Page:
“Now, countries at war, little kids cry rape,

Some lieing, dieing, pulling on my cape.

Massive meltdown, bring the red tape.”

Political and social refains aside, Gregg Nice chooses to follow the usual bragging pathway,

“Excellency to a level in time not like a vagabond,

Not like a rattling snake, I’m not from Babylon.

Much like a prince on a throne, within a state of my own,

I’m not a kid, I’m grown!”

‘Step by Step’ features a lampooned comedy turn from Quincy Jone’s – Americanise Steptoe & Son copy – theme to Sandford & Son, ‘The Streetbeater’. A gaggle of admiring female fans with back-stage passes work themselves up, hoping “to see them sweat”, before a sonorus pit of the stomach bass drum kicks in. Like the Meters turning out a sexed-up street banter diatribe, crowning themselves “Ladies loves” and disclosing their love of “Kim Basinger”, this Spanish flytrap funky number bellows bravado.

Macho hype rears it’s head – careful – throughout, especially on the “say it loud, say it proud” chant of “sex,sex, sex”. Think Two Live Crew but with a more swinging candour to their step, Nice & Smooth plow into a pornographic mantra of viagra-laced steamy phone-line sex. Resident velvety-toned Nice boasts,

“When I get you to my crib, you’ll love my layout,

Close you in and I’ll eat my way out.

Go on a mission of love espionage, and let me give you a tongue massage”.

The Jackson parodied skit, ‘Billy-Gene’, plays-out a phone conversation between Smooth Bee and one of his past conquests on the one-night stand tip. A bombshell is dropped, with Smooth retorting in sympathetic terms, “This ain’t no Billy-Gene shit bitch”, before hanging-up on the expectant faceless woman.

As on nigh every other Hip Hop album, the obligatory role-call guest jam makes an appearence. ‘Down The Line’ features a worthy cast of Asu, Bass Blaster, Melo T, Preacher Earl and Gang Starr – though it’s of course the Guru who we hear, but Premier has a credit for production duties. Rolling with the punchlines and showboating uppercuts, the stand-out lyricist is the stark, dry and cutting Guru, “My format is all that, my concepts refined”. Charlie Parker & Miles Davis’s ‘A Night In Tunisa’, The Honey Dippers ‘Impeach The Prsident’, The Soul Searchers ‘Ashley’s Roachclip’, and Krush Groove All Stars ‘Krush Groovin’ all sloosh around in the background, whilst a repeated long James Brown yelp punctuates every line. It’s on one of these courtersy assembly guest spots, two years previously, that the duo fist earned their spurs appearing on Big Daddy Kane’s ‘Pimpin Ain’t Easy’ (off the ‘It’s A Big Daddy Thang’ LP). They subsequently made appearences on records by The Beatnuts, GangStarr and Tony Touch.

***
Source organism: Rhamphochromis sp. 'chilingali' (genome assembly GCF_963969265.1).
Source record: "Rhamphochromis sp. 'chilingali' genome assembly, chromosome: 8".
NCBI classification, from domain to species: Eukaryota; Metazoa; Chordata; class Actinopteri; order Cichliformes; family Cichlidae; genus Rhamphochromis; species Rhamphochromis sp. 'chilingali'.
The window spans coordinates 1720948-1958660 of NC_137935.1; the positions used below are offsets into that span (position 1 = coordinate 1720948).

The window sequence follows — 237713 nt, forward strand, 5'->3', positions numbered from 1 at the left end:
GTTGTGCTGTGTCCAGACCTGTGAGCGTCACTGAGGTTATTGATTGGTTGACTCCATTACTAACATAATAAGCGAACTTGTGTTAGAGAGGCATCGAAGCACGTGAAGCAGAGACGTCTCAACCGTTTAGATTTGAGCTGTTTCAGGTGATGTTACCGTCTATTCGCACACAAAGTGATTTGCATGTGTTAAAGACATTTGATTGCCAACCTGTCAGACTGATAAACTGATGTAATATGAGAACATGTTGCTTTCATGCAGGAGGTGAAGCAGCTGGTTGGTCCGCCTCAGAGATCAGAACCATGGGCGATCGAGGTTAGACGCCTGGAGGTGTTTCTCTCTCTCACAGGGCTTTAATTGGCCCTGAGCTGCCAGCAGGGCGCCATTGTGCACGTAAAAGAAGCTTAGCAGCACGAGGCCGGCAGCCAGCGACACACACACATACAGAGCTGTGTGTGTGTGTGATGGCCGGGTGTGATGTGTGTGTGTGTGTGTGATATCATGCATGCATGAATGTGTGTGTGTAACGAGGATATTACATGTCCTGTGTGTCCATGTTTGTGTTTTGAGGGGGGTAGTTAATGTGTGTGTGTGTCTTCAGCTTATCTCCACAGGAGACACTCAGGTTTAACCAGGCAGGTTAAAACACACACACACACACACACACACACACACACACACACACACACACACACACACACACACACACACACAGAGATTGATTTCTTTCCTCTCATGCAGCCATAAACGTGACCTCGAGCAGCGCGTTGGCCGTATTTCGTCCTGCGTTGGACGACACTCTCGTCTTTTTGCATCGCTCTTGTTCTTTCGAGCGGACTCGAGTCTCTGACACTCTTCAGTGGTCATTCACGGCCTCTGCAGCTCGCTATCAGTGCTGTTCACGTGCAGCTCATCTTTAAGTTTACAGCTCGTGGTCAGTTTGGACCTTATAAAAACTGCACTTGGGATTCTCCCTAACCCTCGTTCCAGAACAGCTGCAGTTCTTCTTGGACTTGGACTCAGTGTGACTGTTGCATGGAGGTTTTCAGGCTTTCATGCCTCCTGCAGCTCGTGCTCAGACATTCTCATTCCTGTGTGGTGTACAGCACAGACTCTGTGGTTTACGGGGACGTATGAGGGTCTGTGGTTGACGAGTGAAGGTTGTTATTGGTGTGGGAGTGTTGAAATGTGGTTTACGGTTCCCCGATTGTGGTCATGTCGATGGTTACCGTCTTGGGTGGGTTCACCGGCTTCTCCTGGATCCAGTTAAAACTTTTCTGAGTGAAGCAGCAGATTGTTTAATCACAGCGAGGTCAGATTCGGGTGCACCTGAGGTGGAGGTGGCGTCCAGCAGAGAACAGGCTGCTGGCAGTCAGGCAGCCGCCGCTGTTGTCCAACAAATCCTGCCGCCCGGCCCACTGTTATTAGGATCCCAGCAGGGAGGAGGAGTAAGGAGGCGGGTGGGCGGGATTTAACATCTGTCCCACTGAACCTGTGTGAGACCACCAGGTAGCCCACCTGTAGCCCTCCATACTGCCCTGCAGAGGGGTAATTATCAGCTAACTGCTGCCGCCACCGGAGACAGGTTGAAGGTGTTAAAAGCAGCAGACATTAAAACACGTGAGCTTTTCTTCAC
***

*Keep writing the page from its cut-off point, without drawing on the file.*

Of their four albums in total that stretched from 1990 to 97, this seminal old-school mixed with 90s sophisticated flair album, cemented a potential commerical bent; don’t get me wrong, this record hardly panders or censors itself, as it maintains a hip quality and cutting displays of rhymes. Tupac Shakur intended, at one point, to sign them for his own Makaveli imprint, but suffiesed with recording a track with the New York flat-top duo for his ‘one Nation’ album instead.

Accorded a notable respect, especially on the East Coast, Nice & Smooth captured a particular epoch and blended R&B to underground Hip Hop. In some ways their zappy 80s dry-ice synth melodies, are a throwback to the old skool; thier rap delivery taking a pause for breath and alluding to the block-partying fun that kick-started the whole genre.

Highligts –

Harmonize – Sometimes I Rhyme Slow – Paranoia – How To Flow – Pump It Up’

Check These Out –

Nice & Smooth – ‘Jewel Of The Nile’  1994 (Columbia)

Black Sheep – ‘A Wolf In Sheeps Clothing’ 1991 (Mercury)

Special Ed – ‘Youngest In Charge’ 1989 (Profile)

Main Source – ‘Breaking Atoms’ 1991 (Wild Pitch)